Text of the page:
Amtrak plans to triple number of Acela trains heading north

Service part of move to phase out Metroliner

June 29, 2001|By Marcia Myers | Marcia Myers,SUN STAFF

Amtrak will triple the number of weekday trains offering high-speed Acela Express service through Baltimore, giving travelers a faster option to New York and Boston.

The new service, which will begin July 9, is a continuation of Amtrak's goal to replace its Metroliner trains with the new Acela. In the six months since its launch Dec. 11, Acela took in $15.3 million in ticket sales to 130,486 passengers. Revenue was slightly higher than expected and ridership slightly lower than projections, according to Amtrak.

"Ridership is a little less than what we were hoping, but we're very pleased with the progress we're making," said Amtrak spokeswoman Karen Dunn.

The new service means six trains traveling in each direction weekdays between Washington and New York. The trains departing north from Baltimore will leave at 5:30 a.m., 7:35 a.m., 7:55 a.m., 2:34 p.m., 3:34 p.m. and 6 p.m. weekdays. On weekends, three northbound Acela Express trains will continue to depart from Baltimore at 1:34 p.m., 5:37 p.m. and 6:37 p.m.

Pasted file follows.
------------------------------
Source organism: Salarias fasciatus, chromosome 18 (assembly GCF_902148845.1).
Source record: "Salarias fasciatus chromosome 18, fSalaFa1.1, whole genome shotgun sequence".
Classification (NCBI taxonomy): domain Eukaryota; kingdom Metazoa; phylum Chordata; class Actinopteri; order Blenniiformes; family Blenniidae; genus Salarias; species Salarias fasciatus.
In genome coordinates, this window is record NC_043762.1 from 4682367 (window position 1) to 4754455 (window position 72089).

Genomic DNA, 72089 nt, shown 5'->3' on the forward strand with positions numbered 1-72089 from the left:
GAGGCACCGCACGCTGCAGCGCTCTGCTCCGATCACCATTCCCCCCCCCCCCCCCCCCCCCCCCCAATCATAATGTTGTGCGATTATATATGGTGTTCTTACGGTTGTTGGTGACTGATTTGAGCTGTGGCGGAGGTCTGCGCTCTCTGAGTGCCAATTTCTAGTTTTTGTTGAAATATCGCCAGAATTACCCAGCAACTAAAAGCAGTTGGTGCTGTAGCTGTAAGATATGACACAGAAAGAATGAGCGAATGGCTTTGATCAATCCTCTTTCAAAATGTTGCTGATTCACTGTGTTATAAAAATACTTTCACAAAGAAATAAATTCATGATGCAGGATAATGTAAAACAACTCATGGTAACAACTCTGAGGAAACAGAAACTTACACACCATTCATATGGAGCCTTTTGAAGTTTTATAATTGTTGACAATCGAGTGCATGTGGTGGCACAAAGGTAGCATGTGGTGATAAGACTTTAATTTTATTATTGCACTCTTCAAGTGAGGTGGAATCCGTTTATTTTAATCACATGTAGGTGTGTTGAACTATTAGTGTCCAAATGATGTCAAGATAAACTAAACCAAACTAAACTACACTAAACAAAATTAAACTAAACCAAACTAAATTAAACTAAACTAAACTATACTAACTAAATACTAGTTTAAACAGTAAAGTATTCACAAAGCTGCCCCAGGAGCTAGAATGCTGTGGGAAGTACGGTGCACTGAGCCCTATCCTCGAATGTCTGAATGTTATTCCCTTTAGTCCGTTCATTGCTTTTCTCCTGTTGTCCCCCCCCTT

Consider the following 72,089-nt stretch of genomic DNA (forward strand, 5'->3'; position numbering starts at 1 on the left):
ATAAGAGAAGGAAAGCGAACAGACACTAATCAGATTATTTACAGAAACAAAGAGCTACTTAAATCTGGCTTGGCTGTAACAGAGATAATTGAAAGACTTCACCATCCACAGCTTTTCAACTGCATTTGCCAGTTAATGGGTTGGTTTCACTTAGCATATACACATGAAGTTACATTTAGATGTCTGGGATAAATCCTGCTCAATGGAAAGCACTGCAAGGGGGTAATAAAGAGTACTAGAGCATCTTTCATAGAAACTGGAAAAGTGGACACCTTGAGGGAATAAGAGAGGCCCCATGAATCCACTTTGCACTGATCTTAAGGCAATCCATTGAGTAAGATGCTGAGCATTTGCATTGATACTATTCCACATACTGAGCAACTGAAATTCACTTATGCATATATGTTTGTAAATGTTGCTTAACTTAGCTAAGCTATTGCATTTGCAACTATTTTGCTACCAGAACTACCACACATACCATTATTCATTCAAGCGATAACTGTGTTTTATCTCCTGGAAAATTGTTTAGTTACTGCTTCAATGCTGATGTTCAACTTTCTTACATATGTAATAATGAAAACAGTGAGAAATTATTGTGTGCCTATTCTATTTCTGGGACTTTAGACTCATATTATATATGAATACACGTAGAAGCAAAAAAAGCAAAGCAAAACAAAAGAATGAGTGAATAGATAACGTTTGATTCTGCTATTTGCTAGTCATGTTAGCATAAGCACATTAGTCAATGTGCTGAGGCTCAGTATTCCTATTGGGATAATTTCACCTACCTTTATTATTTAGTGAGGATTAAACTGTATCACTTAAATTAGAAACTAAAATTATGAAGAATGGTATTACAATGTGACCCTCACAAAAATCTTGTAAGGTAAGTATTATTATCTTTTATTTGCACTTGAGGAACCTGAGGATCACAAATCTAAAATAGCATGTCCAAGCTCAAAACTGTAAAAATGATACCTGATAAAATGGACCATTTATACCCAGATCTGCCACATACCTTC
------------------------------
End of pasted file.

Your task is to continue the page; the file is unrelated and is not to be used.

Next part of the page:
Up to now, Acela Express northbound departures from Baltimore have been scheduled at 5:30 a.m. and 3:20 p.m. weekdays. The new trains will depart at hours considered more convenient.

"With additional trains at those hours, we think it will catch on," said Dunn. In addition, Amtrak is adding a roundtrip train between Boston and New York.

Amtrak is investing $2.8 billion in the high-speed service. On the Acela, a trip between Baltimore and New York, traveling at speeds of up to 135 mph, is 11 minutes faster than on the Metroliner. But north of New York, where Amtrak has made track improvements, the train can travel at up to 150 mph, allowing passengers to reach their destination 45 minutes faster.

To help bolster interest among business and leisure travelers during the summer, Amtrak is offering two-for-the-price-of-one weekend trips. It also has designated a cell-phone-free "quiet car" on nearly every train, a feature that has become popular on its Northeast Corridor routes.

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